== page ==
There’s no reason, however, to feel negative if you wake up in the middle of the night—it might not be panic that’s breaking up your sleep cycle. Scientists and historians are discovering that humans, when given the chance, will sleep in segments. As we redefine the way the world works, perhaps we should redefine the way we think of sleep.

There was also good news about depression. Studies of a club drug, ketamine, which can produce hallucinations, delirium, and “pleasant dream-like states,” opened new avenues into treating depression: by speedily repairing mood-regulating brain cells damaged by stress. Yale neurobiologist Ron Duman told NPR that discovering how ketamine spurs synapse growth is the “biggest finding in the field over the last 50 years”—with the potential to offer relief to the one-third of people with depression who aren’t helped by SSRIs.

Brad Grossman is the founder of Grossman & Partners, a think-tank do-tank that explores cutting-edge ideas and produces custom content designed to stimulate curiosity, innovation and growth. To learn more about the Zeitguide, go to Zeitguide.com for a digital sampler of three chapters from the 2013 Zeitguide. Access to the whole thing—including a print edition tastefully dressed in emerald green (Pantone’s color of the year)—is also on sale on the site.

Images designed exclusively for the Zeitguide

Advertising
Trending

Turn Any Wearable Into A Mental Health Tracker

Fitness / Sport
Work Today

Amazon Is Experimenting With A 30-Hour Work Week

The online retailer is launching a pilot program that will allow a technical team to work with a considerably shortened schedule

Fitness / Sport Today

How The Rio Olympics Stood For More Than Just Games

PSFK rounds out the Rio Games with our picks for the finest moments beyond sports

Trending

Get PSFK's Latest Report: Future of Retail: Technology Primer

See All
Retail Today

Mobile Travel App Embraces Cognitive Computing

The Orlando Tourism Board is looking to IBM Watson to provide personalized local recommendations for visitors

Automotive Today

Bike-Friendly Apartment Building For Swedish Cyclists

A residential space is being designed for commuters to easily transport goods

Advertising Today

Nike Takes Over An Entire City Block With A Giant Running Track

The Unlimited Stadium is shaped like a 100-meter sole print of the brand's LunarEpic sneaker

Gaming Today

Fortune Cookie Service Brings Bad News To Your Doorstep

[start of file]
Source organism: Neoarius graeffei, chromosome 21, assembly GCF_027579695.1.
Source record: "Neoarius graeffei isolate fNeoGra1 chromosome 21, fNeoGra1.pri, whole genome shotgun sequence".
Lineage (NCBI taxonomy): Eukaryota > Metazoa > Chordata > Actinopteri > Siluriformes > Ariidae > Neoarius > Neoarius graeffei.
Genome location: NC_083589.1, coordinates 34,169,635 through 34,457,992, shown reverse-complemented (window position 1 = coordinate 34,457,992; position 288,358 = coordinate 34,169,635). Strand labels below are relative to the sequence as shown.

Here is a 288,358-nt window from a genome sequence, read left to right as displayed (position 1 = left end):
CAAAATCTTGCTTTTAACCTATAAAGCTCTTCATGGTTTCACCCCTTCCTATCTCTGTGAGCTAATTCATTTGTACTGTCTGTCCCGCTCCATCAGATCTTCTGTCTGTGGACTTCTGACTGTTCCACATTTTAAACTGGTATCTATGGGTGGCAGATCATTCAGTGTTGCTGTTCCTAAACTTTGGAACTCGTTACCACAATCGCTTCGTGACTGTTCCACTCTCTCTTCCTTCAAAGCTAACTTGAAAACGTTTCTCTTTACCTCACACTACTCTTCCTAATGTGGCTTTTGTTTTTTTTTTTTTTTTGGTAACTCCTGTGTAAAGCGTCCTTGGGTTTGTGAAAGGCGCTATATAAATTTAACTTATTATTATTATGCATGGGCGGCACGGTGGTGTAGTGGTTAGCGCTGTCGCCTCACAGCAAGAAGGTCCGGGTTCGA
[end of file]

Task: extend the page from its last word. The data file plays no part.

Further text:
To promote their new delivery service Blackbox, the creators of Cards Against Humanity are delivering unfortunate messages in an edible form

PSFK LABS REPORT

Future Of Work
Cultivating The Next Generation Of Leaders
NEW

PSFK Op-Ed august 23, 2016

Modern Workplace Culture: No More Fat Cats Or Kissing Ass

Samar Birwadker, CEO & Co-Founder of Good & Co, on designing shared organizational values to optimize employee happiness and success

PSFK Labs Today

New Mentorship Ecosystems Benefit All Levels Of An Organization

PSFK’s Future of Work report explores how technology is being leveraged to support cross-team communication

Arts & Culture Today

This Picture Frame Could Be The Lava Lamp For A New Generation

Slow Dance makes real objects appear to move in slow motion

Work Today

Editorial Roundtable: How Will Companies Staff The Workplace Of The Future?

Managed By Q, Soma, Workbar, Primary, AltSchool and thinkPARALLAX examine the ways that a people-first workplace might disrupt the job hiring process

Arts & Culture Today

Airport Mural Puts Passengers In The Clouds

The installation in an Amsterdam terminal lets travelers float through a series of billowing 3D digital shapes

Automotive Today

DevBot Is An Intelligent, Driverless, Electric Car

The unmanned test vehicle from RoboRace is a preview of upcoming AI race models

Augmented / Virtual Reality Today

AR Ski Goggles Make Racing Down The Slopes Even More Immersive

Israeli startup RideOn weaves digital overlays into the thrill of skiing with an unconventional pair of protective eyewear

INSIGHTS COVERAGE

Rio Olympics
Innovation Coverage From The Rio Games
READ NOW

Advertising Today

Japan Wants To Make 2020 Olympic Medals From Recycled Electronic Waste

The Tokyo Games could showcase the first-ever gold, silver and bronze awards made from discarded phones and computers

Culture Today

This Small Town Has Become A Hide-and-Seek World Championship Destination

An old abandoned village in Northern Italy has become a massive playground for over one hundred competitive players

Design Today

Garmin’s New Smartwatch Is Challenging The Luxury Market

The brand adds a premium version of its popular multi-sport trainer to its accessories collection

No search results found.